Michael Rooker has been a journeyman actor for almost 30 years appearing in a wide variety of TV shows and films. None of that work has brought Rooker a tenth of the attention the 59-year-old actor has been getting since he joined the cast of “The Walking Dead.” That attention will get ramped up even more as he stars in the latest big screen comic book-inspired offering, “Guardians of the Galaxy.”
It’s hard to know which group is more rabid: “Dead” fans or comic book movie lovers. Either way, the combination is huge.
As for being part of another big franchise, Rooker smiles and says, “Why not?! Why not?!”
No two actors — like snowflakes — are ever the same. There are even some very big differences with the Olsen twins. One area where actors really differ is in how much information they need — or want — about their character. You would think acting would be the process of getting hired, being handed a script and then acting out the scene. That’s the process for some. Others need history.
There are actors who will create an entire history for their character even if the role is small. It’s a way of making that part feel like it has some depth. There are some actors who want to know the future of their character. That one’s a little harder — especially with TV shows — because the creative team behind the program often hasn’t thought or written that far into the future.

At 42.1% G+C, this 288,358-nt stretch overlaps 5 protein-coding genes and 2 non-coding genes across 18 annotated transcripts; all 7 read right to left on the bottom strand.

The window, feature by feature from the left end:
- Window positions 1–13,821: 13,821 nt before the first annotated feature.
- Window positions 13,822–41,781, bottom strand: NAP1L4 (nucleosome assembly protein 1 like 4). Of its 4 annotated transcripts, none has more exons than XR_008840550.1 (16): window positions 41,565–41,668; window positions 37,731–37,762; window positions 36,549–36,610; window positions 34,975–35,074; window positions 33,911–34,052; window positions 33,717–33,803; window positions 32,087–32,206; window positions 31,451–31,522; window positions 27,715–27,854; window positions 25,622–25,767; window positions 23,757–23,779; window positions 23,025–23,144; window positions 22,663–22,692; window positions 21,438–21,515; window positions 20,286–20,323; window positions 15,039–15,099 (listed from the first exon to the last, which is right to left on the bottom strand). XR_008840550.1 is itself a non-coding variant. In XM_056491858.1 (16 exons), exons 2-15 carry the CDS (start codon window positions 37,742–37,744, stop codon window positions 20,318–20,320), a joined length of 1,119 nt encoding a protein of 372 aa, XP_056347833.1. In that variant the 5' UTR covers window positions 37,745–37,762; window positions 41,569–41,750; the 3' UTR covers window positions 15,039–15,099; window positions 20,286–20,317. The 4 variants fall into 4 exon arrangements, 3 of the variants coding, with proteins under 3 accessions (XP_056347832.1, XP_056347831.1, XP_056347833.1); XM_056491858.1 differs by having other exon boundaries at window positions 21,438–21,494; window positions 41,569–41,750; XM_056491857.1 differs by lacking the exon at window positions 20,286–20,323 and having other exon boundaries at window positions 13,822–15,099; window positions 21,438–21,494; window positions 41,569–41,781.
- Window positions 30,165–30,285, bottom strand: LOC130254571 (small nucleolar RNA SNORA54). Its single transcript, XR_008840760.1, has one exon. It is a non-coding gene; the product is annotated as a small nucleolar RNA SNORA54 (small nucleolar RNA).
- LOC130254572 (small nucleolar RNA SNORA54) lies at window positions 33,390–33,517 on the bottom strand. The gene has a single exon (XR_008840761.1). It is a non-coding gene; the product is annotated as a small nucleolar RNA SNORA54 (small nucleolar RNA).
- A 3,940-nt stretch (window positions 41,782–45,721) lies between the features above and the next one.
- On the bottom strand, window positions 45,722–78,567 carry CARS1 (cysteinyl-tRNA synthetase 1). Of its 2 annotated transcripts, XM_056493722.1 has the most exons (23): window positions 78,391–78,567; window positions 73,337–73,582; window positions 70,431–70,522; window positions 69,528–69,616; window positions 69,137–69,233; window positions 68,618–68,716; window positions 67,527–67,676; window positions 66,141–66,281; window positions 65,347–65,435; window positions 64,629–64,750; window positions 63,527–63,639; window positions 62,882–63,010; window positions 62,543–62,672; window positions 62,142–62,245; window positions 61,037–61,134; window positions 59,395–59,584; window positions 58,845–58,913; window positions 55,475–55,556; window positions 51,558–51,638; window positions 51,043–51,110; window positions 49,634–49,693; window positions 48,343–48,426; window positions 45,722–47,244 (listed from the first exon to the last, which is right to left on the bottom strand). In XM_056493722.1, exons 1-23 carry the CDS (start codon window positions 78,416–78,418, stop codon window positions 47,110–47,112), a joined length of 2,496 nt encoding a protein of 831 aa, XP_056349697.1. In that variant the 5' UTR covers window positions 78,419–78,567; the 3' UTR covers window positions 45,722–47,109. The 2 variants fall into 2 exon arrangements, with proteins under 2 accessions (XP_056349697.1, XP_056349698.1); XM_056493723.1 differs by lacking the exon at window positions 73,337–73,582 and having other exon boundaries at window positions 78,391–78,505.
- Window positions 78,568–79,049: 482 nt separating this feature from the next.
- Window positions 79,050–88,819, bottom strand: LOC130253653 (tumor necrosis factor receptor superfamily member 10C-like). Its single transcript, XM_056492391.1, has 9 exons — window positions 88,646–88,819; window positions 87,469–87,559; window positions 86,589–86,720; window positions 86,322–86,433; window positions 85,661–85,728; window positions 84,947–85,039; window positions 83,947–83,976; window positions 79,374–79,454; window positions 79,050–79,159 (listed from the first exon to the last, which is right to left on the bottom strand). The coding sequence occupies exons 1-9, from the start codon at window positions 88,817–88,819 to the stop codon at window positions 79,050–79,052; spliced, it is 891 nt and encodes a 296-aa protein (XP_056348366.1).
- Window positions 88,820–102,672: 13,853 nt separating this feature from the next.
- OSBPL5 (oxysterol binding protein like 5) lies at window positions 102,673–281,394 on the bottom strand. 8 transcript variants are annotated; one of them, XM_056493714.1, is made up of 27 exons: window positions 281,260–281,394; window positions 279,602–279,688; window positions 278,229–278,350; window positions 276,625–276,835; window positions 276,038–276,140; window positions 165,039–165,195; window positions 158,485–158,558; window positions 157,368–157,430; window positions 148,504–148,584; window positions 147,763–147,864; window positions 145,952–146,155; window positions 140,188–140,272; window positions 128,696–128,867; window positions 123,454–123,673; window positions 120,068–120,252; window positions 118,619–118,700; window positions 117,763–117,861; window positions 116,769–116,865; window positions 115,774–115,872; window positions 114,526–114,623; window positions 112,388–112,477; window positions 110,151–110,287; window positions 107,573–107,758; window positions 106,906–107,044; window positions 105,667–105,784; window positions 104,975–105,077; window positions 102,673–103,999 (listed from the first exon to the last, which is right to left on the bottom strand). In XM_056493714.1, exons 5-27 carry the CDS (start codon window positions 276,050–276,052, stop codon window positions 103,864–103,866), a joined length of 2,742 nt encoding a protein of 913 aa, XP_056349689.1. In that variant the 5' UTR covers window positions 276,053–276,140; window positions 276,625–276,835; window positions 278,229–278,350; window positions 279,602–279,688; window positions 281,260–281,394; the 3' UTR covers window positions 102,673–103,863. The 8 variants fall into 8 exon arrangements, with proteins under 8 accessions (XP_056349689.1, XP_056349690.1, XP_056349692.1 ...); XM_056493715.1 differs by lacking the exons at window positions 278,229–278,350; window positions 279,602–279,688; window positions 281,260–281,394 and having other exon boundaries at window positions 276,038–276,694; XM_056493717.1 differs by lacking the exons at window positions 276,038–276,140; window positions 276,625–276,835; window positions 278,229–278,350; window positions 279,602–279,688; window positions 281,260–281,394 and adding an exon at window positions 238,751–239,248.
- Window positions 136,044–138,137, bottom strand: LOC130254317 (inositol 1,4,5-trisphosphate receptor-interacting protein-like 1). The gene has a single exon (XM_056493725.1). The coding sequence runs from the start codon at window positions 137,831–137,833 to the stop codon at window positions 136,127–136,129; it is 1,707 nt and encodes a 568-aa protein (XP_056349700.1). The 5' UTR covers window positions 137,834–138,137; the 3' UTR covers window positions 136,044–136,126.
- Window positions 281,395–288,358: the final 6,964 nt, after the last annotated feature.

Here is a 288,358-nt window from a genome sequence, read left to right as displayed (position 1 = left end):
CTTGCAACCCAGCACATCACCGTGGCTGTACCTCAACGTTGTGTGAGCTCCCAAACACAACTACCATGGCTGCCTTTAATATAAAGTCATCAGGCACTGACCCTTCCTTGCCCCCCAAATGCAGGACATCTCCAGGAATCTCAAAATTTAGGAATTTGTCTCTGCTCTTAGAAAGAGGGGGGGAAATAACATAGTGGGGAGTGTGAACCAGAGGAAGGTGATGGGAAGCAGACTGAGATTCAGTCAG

Although I find it hard to believe, the creators of “Lost” said they knew where that show would end and even told a few actors. It still seems like they were making it up as the show went along.
Actors in the AMC series “Walking Dead” face a different challenge. The TV series is based on the popular comic book of the same name. That would suggest all the actors have to do is read the comics and they’ll know what’s going to happen. The problem is, the TV show writers are twisting and turning the comic book plots so no one’s history is etched in ink and paper.
It also helps in interviews when the actors don’t know what’s happening with their characters. It means pesky journalists won’t be able to find out spoilers. Michael Rooker, who plays Merle on “The Walking Dead,” told me not to worry about asking questions about upcoming episodes in the current season.
“Don’t worry about it. I don’t know where my character is going anyway,” Rooker says. “When we are shooting an episode, we only get the script for the next episode about half way through the one we are shooting. We are finding out stuff as we go along. We’re sort of going at it in an interesting way and it’s intriguing.”
It’s intriguing for him and annoying for others.